Birthday Balthazars (and what to do with the leftovers)

In the month of May, which now seems a million miles away, my sister and I threw a birthday party. See, she turned 24 on the 24th of May and, later, I turned 27 on the 27th of June - those are champagne birthdays

Around December, when we realized this was a milestone year for both of us, we decided that a big celebration was in order. As we tossed around ideas, like a pie-eating contest or bouncy castle, I declared that we needed a Nebuchadnezzar of champagne. Now, at the time, I didn't quite know how much was in a Nebuchadnezzar (that'd be 15L). All I knew was that after your typical 750ml bottle they had names and they started to get a little wacky - Magnum (1.5 L), Methuselah (6L), etc. So the search began.

At first I thought we'd special order a big bottle from one of the many excellent B.C. wineries making sparkling wine. No one did anything remotely close to that size. I trolled the internet looking for large bottles but my only leads came from the U.K. (with prohibitively expensive shipping costs) or the U.S. (with crazy border taxes). Finally, I was reminded that one of my cousins works for a big booze company. I fired off an e-mail and within 24 hours he'd found us a bottle! Unfortunately (or perhaps fortunately) we could only get a 12L bottle, a mere Balthazar. Well, it would have to do.

The day of the party dawned clear and chilly; sun sparkled on frosted wild strawberry blossoms outside the community hall near my grandparent's old farm. We shifted into last-minute party-planning gear with lots to do - lights to string, chairs to set up, outhouses to move.

Soon enough, our guests started to arrive - aunts and uncles, grandpas, high school friends, old co-workers who drove through the night to make it! Over 70 people dined on an entire spit-roasted pig with incredibly crispy, fatty skin and a gamut of potluck fixin's. They visited, lounged around the fire and played football. We blew out birthday candles on seven different kinds of cake - each with a different set of letters that, put together, spelled out HAPPY BIRTHDAY! And then we opened the champagne. It took a good while, but we opened it!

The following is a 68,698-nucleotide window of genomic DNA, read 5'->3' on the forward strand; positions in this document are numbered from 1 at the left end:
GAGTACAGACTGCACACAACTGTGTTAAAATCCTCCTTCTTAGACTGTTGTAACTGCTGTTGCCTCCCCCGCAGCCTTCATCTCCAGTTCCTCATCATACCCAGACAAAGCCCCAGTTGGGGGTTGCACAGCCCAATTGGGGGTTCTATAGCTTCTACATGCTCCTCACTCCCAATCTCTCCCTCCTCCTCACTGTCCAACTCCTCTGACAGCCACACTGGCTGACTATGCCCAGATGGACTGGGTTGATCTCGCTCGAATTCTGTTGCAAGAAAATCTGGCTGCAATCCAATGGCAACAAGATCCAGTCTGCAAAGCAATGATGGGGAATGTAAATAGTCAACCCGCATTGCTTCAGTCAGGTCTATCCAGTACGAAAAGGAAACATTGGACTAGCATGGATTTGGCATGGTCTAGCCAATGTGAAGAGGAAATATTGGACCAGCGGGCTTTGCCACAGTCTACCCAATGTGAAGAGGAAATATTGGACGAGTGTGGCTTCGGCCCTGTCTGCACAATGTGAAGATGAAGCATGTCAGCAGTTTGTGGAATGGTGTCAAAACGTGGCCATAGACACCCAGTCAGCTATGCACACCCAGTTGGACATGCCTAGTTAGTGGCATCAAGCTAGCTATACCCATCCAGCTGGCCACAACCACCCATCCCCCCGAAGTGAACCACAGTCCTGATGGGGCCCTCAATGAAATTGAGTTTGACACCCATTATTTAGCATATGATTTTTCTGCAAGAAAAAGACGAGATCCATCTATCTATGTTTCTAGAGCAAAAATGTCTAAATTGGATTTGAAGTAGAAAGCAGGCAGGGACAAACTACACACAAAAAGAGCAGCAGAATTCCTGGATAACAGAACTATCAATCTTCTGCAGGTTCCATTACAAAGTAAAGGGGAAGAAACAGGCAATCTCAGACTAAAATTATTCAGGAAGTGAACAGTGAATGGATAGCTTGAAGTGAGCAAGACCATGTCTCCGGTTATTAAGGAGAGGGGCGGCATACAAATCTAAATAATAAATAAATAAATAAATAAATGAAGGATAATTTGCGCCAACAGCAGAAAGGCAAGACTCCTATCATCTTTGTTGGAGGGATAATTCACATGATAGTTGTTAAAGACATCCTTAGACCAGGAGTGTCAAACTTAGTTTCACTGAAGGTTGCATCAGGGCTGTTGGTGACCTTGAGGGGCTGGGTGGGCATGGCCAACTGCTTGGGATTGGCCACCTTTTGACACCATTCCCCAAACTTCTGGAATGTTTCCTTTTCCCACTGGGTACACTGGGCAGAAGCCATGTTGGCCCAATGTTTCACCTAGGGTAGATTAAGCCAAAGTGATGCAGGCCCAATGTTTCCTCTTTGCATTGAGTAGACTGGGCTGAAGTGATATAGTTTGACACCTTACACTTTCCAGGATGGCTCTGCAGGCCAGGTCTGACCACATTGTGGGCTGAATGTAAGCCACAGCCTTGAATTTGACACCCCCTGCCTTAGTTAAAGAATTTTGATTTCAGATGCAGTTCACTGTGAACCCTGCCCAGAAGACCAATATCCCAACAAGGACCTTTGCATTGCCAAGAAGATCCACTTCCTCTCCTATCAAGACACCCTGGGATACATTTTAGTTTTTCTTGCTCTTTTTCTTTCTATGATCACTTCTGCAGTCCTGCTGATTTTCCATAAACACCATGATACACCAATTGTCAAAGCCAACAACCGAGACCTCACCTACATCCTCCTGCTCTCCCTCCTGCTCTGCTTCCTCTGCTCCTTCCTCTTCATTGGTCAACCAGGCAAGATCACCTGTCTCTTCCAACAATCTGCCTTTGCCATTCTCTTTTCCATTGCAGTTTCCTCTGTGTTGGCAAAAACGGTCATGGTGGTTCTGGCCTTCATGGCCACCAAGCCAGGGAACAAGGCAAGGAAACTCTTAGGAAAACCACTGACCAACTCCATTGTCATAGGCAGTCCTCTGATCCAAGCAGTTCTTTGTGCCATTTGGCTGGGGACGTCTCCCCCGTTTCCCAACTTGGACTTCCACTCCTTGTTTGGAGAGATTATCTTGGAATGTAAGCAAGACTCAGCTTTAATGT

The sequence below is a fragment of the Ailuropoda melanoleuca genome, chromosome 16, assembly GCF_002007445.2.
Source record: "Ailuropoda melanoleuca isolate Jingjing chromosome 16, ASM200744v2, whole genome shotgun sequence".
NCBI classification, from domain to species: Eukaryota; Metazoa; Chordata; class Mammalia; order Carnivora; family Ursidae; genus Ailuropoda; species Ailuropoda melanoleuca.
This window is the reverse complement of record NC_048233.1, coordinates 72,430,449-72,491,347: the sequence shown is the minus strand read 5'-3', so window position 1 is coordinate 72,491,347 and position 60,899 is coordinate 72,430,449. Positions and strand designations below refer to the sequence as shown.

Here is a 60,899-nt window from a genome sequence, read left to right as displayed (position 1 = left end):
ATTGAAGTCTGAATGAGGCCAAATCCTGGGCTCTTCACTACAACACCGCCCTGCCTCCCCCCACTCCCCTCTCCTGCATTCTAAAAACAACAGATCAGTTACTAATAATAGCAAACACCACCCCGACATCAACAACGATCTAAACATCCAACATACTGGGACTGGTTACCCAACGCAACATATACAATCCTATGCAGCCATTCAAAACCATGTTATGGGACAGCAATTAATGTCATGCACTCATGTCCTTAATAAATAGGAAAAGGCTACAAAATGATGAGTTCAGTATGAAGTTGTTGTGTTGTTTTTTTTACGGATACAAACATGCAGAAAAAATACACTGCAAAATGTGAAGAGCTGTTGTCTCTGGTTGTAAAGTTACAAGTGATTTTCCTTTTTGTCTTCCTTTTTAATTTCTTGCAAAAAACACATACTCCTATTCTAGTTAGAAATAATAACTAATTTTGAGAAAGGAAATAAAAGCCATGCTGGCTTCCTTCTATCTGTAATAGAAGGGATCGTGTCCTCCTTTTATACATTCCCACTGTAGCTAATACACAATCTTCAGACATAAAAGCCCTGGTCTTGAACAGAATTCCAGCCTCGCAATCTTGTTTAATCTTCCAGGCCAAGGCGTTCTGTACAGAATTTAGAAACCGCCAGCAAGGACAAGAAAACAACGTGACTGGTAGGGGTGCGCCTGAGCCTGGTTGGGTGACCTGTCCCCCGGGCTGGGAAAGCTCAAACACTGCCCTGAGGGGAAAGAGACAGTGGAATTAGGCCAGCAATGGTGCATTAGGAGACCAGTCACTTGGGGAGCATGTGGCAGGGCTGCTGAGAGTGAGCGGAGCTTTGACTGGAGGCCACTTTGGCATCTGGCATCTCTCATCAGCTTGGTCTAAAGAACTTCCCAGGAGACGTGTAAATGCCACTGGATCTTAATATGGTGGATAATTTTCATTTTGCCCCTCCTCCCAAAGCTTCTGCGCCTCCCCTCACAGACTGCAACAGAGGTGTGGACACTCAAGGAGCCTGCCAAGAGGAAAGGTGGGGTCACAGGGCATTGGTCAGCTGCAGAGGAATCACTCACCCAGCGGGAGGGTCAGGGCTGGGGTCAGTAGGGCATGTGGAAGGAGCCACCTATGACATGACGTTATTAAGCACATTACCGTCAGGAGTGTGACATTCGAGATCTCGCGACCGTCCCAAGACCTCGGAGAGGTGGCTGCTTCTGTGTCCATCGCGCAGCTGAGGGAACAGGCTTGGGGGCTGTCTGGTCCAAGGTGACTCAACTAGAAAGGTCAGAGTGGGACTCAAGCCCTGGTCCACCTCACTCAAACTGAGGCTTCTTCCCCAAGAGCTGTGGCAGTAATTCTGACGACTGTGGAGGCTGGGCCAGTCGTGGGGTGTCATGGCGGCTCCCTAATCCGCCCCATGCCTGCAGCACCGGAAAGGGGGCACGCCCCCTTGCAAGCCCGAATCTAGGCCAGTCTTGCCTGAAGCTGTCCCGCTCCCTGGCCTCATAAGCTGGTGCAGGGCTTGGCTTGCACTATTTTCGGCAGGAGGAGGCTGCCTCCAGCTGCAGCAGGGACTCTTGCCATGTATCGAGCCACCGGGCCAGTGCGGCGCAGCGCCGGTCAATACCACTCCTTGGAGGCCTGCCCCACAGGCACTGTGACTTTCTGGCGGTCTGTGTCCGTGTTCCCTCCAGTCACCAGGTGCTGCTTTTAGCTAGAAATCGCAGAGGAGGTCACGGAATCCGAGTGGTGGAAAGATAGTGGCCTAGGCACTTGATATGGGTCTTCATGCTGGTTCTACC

Once everyone had a glass of bubbly in hand we toasted to birthdays and started the evening festivities. We gathered around another campfire, this one in a clearing inside the woods on my Dad's nearby land. We roasted marshmallows and smokies, drank ApriKat beer and more champagne. We watched a fireworks extravaganza. We danced under Christmas lights and starlight in the middle of that clearing, in what seemed like the middle of nowhere, and it was good.

We didn't finish the champagne that night though. 

We didn't even finish it the next morning, mixed with orange juice, to wash down pancakes a la Steve (with real maple syrup) and rhubarb pie. We didn't finish it after the final clean-up when everyone in my family had a big glug as we posed for pictures.

David and I siphoned about 4L into an empty water jug and my sister took whatever was left in the bottle. We drained that a few weeks later, with the help of some grapefruit juice, at a post-funeral brunch. I shared some of mine with folks on the farm. I made a few cocktails. It was going nowhere but flat, fast.